They might experience physical symptoms in the form of:

  • Aches and pains
  • Rapid shallow breathing
  • Heart palpitations
  • Shivering and trembling
  • Chest pains or feeling like choking
  • Nausea and other gastrointestinal distress
  • Crying, screaming
  • Reduced appetite or conversely overeating or binge eating
  • Psychological symptoms of the fear of darkness include:
  • Thoughts of death, dying-often associated with Thanatophobia
  • Fear of being attacked by ‘boogeymen’, ghosts, and monsters; Checking and rechecking under the bed or in closets
  • Refusing to sleep alone or refusing to step out of the house after sunset. Trying to stay up all night, waking up several times.
  • Feeling dread, feeling like running away at the thought of facing darkness.

Emotional symptoms include:

  • overwhelming feelings of anxiety or panic
  • an intense need to escape the situation
  • detachment from self or feeling “unreal”
  • losing control or feeling crazy
  • feeling like you may die or lose consciousness
  • feeling powerless over your fear

The fear of darkness phobia can affect one’s sleep quality. This can lead to stress. Adults might start showing a lack of productivity at work. Hence, depression and other mental and physical disorders are common in Nyctophobic individuals. All of these can negatively impact one’s quality of life.

Overcoming Nyctophobia

Adults suffering from Achluophobia often realize that their fear is irrational. Yet they feel powerless to overcome it and dread the arrival of nighttime all through the day. Thankfully, there is hope, and many therapies can help overcome this phobia. Professional therapists can help get to the bottom of one’s fear of darkness and so can Hypnotherapy. Apart from this, one can also consider self-help techniques.

These include gradually exposing oneself to one’s object of fear and writing down irrational thoughts and changing them to rational ones. Meditation and positive visualization are other expert-recommended self-help methods to overcome Nyctophobia.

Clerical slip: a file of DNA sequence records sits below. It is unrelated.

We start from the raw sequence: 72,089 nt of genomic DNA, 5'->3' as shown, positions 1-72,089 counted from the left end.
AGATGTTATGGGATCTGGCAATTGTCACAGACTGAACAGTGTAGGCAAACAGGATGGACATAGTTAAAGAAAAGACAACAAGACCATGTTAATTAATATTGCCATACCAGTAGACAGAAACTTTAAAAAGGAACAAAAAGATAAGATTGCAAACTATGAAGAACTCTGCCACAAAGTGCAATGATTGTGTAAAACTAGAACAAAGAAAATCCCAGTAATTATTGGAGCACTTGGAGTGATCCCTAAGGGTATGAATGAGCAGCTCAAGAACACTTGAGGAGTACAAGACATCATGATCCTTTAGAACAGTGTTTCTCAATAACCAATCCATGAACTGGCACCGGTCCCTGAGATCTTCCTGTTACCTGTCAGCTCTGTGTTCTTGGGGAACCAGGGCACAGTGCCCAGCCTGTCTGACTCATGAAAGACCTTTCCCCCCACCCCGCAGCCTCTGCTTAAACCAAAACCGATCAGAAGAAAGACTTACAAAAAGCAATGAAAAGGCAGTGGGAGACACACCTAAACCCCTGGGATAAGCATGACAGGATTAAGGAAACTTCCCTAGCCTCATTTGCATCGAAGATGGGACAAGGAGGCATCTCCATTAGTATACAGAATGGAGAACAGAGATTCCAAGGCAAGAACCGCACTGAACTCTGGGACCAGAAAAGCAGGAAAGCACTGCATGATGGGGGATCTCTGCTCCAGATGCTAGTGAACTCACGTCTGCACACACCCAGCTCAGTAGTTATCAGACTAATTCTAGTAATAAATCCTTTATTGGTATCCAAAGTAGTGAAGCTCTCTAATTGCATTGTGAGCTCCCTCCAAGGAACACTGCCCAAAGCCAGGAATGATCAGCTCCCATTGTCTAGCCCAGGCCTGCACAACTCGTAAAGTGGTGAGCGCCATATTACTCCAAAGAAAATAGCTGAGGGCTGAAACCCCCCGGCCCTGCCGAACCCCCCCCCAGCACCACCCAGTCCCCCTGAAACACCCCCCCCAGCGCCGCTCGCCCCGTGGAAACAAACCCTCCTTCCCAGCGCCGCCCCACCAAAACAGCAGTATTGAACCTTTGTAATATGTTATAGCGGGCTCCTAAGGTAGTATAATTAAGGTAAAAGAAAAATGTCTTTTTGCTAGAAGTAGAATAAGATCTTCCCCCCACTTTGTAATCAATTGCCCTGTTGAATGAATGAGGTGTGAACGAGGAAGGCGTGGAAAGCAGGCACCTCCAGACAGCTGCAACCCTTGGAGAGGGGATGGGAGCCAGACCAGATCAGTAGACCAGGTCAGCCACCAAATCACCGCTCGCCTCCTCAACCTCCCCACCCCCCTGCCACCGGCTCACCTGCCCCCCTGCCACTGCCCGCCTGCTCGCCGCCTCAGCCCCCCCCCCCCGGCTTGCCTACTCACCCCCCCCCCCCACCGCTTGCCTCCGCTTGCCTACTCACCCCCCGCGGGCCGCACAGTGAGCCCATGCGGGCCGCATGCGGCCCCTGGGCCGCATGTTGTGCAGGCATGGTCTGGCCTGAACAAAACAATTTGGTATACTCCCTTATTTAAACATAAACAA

Neuro-linguistic programming or NLP, as well as behavior and cognitive behavior therapies, are other effective techniques used for overcoming Achluophobia/Nyctophobia. All of these help the individual manage his anxiety response when faced with the stimulus, in this case, darkness or night. Medicines and drugs can also be taken to calm anxiety and reduce depression. However, these are not long term solutions for Nyctophobia and one must be aware of their possible side effects.

Related Questions

on Nyctophobia: Understanding Fear of the Dark

What is Nyctophobia and how is it related to anxiety?

Nyctophobia is an extreme fear of night or darkness that can cause intense symptoms of anxiety and depression. A fear becomes a phobia when it’s excessive, irrational, or impacts your day-to-day...

What is the fear of the Dark called?

Nyctophobia is a common phobia among children. In many cases, childhood Nyctophobia passes as the child matures. While adults with Nyctophobia realize that these fears are irrational, they often find that facing, or even thinking about, facing the darkness brings on a panic attack or severe anxiety.

How can nyctophobia be treated?

Here’s how treatment can be conducted for Nyctophobia: This form of treatment is meant to expose people to their fears over and over again until the fear disappears. The fear of the dark will reduce overtime when the person realizes that nothing bad ever really happens under these conditions.

How do people with nyctophobia react to dark rooms?

They will actively avoid going into dark rooms and may carry a flashlight wherever they go. It’s usual for those with nyctophobia to sleep with the lights on and become anxious when the day turns to night. They often will not go to theaters or participate in anything to do with a darkened room.